As a writer, there is a time when you’re ready to let your piece go.
Often that moment comes well before you’re ready. “No, no, if could just change that last sent—” Press time.
Such was the case of “Growing Green.”
It took five months and as many drafts, plus two full redesigns, and I’m frustrated. I gave the situation a few weeks to put some space between those aggravations and clear thinking.
The article was pitched/assigned to me on a relatively shaky premise: one earth-friendly store in Columbia left its lights on overnight. I disagreed with the pitch, wondering aloud if we were trying to fit a trend of exposing “greenwashing.”
Our writing coach helped me narrow the focus to something manageable for our readers, but the overall process tested my faith in our system.
Assigned 1500 words, I wrote 1800 with a note that I would cut it down. No, no, I was told, we now want it 1200. I wrote 1246.
“What? So what should the word count be?”
“We’re bumping it to the summer, and it needs to be 1500 words.”
Logic was barely holding in this exchange. I reported and interviewed and wrote more. Back to 1500.
Only to have six words cut without notice. The final line ended as a tie-in to my lead: “a day when ‘Yes’ is not optional.” The words were present in the last PDF galley I received the day before publication.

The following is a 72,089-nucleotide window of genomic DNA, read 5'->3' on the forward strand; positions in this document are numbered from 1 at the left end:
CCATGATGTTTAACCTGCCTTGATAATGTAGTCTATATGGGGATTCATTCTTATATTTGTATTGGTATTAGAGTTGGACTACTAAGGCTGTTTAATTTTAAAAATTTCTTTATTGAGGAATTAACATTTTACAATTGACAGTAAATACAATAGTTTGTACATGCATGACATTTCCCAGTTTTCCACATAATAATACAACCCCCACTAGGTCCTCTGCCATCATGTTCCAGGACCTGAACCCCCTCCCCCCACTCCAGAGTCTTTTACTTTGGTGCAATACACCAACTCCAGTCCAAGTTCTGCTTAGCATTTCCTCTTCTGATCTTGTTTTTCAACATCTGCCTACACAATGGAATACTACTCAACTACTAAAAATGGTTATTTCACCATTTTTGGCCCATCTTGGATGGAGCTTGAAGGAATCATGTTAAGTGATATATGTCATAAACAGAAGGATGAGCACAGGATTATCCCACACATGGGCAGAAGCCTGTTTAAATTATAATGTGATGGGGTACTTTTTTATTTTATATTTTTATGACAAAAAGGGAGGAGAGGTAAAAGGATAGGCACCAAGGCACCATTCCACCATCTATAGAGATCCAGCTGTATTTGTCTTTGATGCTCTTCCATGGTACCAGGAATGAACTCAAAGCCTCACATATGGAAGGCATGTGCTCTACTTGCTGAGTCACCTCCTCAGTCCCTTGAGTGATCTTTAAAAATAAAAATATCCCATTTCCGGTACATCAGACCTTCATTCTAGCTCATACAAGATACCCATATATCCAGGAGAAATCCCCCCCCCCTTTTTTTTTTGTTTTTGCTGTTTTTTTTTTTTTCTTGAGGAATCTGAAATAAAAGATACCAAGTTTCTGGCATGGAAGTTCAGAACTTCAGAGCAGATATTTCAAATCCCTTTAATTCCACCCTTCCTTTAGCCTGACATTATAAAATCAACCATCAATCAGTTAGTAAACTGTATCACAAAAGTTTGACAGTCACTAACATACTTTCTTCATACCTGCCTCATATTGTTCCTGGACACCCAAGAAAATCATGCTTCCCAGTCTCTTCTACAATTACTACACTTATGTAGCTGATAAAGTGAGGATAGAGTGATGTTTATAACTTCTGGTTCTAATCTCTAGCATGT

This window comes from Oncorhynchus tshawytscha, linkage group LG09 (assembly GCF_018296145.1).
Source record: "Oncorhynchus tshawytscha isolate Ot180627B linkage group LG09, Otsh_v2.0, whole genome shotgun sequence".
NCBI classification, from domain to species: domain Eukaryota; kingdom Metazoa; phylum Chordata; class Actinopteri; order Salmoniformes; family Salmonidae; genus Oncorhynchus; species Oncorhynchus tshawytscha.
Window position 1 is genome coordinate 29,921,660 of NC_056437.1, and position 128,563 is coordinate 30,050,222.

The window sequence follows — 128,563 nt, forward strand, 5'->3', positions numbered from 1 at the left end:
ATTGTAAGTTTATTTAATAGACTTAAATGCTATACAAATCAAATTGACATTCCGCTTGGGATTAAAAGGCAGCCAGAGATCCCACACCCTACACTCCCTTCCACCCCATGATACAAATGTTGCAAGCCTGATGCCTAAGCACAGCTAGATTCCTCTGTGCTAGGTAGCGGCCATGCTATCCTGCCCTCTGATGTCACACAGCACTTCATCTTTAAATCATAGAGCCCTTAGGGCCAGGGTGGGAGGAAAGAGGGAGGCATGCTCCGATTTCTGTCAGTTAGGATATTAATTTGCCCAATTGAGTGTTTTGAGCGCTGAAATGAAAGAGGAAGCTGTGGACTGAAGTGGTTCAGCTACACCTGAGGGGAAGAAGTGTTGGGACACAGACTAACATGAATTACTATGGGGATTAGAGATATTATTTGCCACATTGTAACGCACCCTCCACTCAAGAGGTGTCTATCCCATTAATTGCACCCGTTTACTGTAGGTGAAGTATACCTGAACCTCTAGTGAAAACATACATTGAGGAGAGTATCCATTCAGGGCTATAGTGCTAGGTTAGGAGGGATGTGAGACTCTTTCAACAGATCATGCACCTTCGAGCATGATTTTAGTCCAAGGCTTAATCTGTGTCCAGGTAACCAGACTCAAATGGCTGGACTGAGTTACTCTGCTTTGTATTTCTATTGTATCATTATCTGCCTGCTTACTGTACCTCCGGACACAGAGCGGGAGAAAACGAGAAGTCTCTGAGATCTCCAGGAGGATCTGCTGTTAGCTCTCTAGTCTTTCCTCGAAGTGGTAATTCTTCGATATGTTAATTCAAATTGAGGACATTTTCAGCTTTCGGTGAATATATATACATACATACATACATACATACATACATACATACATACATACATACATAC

Upon further investigation, the summer advisor informed me via email that the concluding phrase had been cut because it was “trite and predictable.” Furthermore, the ending didn’t need to tie back to the lead “after as long as the story was.”
One final brick removed from the wall of reason to properly end the fiasco.
“Green Growth” was the first story where my pitched headline and deckhead had both been used. I’m proud of that.
But for me, the article was less about buildings, more about mold. Rotten. It was the first story where, upon publication, I felt unfulfilled, robbed even.
I know I’ll go on to write better articles; this one has already begun to fade from memory. Every event in life presents the opportunity for learning. The problem here is that I’m not sure where the lesson is located in this mess.